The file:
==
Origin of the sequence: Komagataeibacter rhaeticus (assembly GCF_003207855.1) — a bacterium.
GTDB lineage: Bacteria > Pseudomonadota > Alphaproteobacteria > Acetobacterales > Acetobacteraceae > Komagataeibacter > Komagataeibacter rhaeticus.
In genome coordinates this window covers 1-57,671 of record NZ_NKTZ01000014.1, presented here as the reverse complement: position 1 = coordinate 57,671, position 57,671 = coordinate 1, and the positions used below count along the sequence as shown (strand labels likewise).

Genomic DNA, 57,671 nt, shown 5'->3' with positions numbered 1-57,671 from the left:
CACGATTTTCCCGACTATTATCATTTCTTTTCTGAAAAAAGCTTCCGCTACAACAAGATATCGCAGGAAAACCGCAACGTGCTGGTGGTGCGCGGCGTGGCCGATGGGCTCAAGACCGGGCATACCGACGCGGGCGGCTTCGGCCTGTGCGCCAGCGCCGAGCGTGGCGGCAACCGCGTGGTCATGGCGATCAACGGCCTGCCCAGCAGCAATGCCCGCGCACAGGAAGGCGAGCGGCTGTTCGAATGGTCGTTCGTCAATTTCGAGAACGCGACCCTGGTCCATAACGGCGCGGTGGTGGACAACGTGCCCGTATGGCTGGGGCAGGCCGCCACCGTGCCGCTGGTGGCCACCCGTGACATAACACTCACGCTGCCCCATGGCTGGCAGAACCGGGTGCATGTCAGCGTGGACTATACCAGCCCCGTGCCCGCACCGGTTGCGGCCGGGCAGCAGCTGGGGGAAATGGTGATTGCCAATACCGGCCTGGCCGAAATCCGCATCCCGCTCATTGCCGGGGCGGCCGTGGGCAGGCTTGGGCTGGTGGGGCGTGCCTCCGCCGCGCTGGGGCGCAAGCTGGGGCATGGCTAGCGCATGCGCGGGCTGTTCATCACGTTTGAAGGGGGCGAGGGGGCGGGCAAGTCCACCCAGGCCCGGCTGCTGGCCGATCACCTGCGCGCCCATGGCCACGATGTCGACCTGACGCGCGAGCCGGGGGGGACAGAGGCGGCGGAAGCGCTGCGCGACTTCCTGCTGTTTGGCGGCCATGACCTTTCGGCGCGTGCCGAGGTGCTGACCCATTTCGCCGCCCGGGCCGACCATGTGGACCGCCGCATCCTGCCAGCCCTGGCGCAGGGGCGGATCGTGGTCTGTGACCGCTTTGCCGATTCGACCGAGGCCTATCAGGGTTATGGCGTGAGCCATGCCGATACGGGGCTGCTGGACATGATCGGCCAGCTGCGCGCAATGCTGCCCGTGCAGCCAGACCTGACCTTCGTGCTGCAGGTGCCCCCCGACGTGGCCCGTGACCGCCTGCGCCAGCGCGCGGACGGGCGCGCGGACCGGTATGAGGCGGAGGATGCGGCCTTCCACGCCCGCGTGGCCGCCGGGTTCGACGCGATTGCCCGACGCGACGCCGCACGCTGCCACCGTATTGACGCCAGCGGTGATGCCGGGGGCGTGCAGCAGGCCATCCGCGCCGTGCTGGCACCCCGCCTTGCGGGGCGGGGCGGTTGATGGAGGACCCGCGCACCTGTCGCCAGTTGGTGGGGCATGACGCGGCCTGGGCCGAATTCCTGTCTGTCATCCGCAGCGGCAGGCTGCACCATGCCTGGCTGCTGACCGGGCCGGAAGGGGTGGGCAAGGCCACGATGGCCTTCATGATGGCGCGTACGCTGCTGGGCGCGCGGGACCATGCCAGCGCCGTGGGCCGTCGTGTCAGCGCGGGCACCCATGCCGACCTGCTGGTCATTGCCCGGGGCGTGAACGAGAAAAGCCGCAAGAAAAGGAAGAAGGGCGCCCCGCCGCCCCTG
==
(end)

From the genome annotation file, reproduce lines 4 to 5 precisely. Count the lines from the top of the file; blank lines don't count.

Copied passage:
Genomic DNA, 57,671 nt, shown 5'->3' with positions numbered 1-57,671 from the left:
CACGATTTTCCCGACTATTATCATTTCTTTTCTGAAAAAAGCTTCCGCTACAACAAGATATCGCAGGAAAACCGCAACGTGCTGGTGGTGCGCGGCGTGGCCGATGGGCTCAAGACCGGGCATACCGACGCGGGCGGCTTCGGCCTGTGCGCCAGCGCCGAGCGTGGCGGCAACCGCGTGGTCATGGCGATCAACGGCCTGCCCAGCAGCAATGCCCGCGCACAGGAAGGCGAGCGGCTGTTCGAATGGTCGTTCGTCAATTTCGAGAACGCGACCCTGGTCCATAACGGCGCGGTGGTGGACAACGTGCCCGTATGGCTGGGGCAGGCCGCCACCGTGCCGCTGGTGGCCACCCGTGACATAACACTCACGCTGCCCCATGGCTGGCAGAACCGGGTGCATGTCAGCGTGGACTATACCAGCCCCGTGCCCGCACCGGTTGCGGCCGGGCAGCAGCTGGGGGAAATGGTGATTGCCAATACCGGCCTGGCCGAAATCCGCATCCCGCTCATTGCCGGGGCGGCCGTGGGCAGGCTTGGGCTGGTGGGGCGTGCCTCCGCCGCGCTGGGGCGCAAGCTGGGGCATGGCTAGCGCATGCGCGGGCTGTTCATCACGTTTGAAGGGGGCGAGGGGGCGGGCAAGTCCACCCAGGCCCGGCTGCTGGCCGATCACCTGCGCGCCCATGGCCACGATGTCGACCTGACGCGCGAGCCGGGGGGGACAGAGGCGGCGGAAGCGCTGCGCGACTTCCTGCTGTTTGGCGGCCATGACCTTTCGGCGCGTGCCGAGGTGCTGACCCATTTCGCCGCCCGGGCCGACCATGTGGACCGCCGCATCCTGCCAGCCCTGGCGCAGGGGCGGATCGTGGTCTGTGACCGCTTTGCCGATTCGACCGAGGCCTATCAGGGTTATGGCGTGAGCCATGCCGATACGGGGCTGCTGGACATGATCGGCCAGCTGCGCGCAATGCTGCCCGTGCAGCCAGACCTGACCTTCGTGCTGCAGGTGCCCCCCGACGTGGCCCGTGACCGCCTGCGCCAGCGCGCGGACGGGCGCGCGGACCGGTATGAGGCGGAGGATGCGGCCTTCCACGCCCGCGTGGCCGCCGGGTTCGACGCGATTGCCCGACGCGACGCCGCACGCTGCCACCGTATTGACGCCAGCGGTGATGCCGGGGGCGTGCAGCAGGCCATCCGCGCCGTGCTGGCACCCCGCCTTGCGGGGCGGGGCGGTTGATGGAGGACCCGCGCACCTGTCGCCAGTTGGTGGGGCATGACGCGGCCTGGGCCGAATTCCTGTCTGTCATCCGCAGCGGCAGGCTGCACCATGCCTGGCTGCTGACCGGGCCGGAAGGGGTGGGCAAGGCCACGATGGCCTTCATGATGGCGCGTACGCTGCTGGGCGCGCGGGACCATGCCAGCGCCGTGGGCCGTCGTGTCAGCGCGGGCACCCATGCCGACCTGCTGGTCATTGCCCGGGGCGTGAACGAGAAAAGCCGCAAGAAAAGGAAGAAGGGCGCCCCGCCGCCCCTG